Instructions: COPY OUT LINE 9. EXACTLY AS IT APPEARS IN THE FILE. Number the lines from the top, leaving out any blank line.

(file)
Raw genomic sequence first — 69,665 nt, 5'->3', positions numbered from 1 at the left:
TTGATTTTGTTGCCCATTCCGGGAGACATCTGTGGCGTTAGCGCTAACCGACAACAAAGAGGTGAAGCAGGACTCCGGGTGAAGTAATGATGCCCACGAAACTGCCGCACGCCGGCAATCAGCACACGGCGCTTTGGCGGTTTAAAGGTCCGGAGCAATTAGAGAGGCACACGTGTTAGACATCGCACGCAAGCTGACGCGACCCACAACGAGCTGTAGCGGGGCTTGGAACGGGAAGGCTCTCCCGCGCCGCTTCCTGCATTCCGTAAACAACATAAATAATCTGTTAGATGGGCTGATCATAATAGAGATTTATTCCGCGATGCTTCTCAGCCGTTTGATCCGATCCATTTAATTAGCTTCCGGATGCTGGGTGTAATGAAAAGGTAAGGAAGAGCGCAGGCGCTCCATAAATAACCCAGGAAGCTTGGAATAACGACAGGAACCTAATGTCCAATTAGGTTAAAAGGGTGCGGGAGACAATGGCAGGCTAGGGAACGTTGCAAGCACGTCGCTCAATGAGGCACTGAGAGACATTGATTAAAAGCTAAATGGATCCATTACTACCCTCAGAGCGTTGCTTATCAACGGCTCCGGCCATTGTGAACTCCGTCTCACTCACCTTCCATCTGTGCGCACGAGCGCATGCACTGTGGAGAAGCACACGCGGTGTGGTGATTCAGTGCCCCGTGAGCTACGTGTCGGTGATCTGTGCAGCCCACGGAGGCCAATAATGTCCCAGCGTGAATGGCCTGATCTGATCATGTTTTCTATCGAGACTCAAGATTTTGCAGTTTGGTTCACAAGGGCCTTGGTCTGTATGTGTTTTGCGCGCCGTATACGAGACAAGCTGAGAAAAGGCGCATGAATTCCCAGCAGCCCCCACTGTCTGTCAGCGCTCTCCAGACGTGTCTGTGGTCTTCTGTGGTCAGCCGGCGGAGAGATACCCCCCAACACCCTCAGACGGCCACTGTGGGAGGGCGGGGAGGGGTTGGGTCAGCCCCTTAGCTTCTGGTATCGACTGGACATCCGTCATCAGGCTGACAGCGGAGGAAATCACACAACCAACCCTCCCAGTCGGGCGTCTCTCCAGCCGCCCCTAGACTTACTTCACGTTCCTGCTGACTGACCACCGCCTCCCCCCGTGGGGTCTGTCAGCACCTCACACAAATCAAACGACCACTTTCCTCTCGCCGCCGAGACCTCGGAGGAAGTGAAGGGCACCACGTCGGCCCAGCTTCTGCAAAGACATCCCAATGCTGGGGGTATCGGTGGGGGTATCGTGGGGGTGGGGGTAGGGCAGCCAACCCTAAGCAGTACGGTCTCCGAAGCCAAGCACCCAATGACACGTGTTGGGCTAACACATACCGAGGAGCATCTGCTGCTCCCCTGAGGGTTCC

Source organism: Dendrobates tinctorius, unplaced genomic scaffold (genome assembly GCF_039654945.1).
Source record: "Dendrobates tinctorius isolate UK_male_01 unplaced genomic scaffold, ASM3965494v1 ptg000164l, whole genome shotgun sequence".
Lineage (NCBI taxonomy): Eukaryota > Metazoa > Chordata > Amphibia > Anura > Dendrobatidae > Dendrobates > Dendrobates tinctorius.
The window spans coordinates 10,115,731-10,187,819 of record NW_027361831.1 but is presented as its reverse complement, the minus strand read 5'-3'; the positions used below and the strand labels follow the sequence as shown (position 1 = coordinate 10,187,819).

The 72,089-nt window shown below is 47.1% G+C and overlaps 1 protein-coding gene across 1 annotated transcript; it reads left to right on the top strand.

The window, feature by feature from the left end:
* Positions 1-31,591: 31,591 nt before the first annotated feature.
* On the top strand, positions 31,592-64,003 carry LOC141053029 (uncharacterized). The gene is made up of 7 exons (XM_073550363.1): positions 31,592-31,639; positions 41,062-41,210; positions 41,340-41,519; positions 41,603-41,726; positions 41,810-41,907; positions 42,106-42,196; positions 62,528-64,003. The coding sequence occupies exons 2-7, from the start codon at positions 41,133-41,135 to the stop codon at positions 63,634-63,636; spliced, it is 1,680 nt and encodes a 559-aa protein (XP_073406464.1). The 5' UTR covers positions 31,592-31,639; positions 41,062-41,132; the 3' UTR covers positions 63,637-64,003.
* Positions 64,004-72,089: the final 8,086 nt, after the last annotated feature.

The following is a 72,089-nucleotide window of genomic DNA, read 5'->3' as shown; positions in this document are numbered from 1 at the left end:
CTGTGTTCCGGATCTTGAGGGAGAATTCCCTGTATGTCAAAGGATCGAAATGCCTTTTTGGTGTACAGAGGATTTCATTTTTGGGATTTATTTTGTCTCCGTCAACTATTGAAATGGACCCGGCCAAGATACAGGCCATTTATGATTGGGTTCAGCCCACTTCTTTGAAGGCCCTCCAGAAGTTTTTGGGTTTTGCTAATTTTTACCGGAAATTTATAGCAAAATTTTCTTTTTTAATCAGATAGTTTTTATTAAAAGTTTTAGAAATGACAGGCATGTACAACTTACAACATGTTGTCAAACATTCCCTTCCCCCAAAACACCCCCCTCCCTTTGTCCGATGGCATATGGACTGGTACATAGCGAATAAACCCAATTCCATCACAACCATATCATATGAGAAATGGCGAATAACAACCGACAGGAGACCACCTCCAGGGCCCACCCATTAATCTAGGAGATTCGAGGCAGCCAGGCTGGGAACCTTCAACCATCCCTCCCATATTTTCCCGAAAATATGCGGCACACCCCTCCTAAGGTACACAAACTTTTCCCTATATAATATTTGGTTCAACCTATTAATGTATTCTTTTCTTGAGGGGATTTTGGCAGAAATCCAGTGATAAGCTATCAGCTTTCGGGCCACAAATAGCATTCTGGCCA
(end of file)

* Positions 1-31,591: 31,591 nt before the first annotated feature.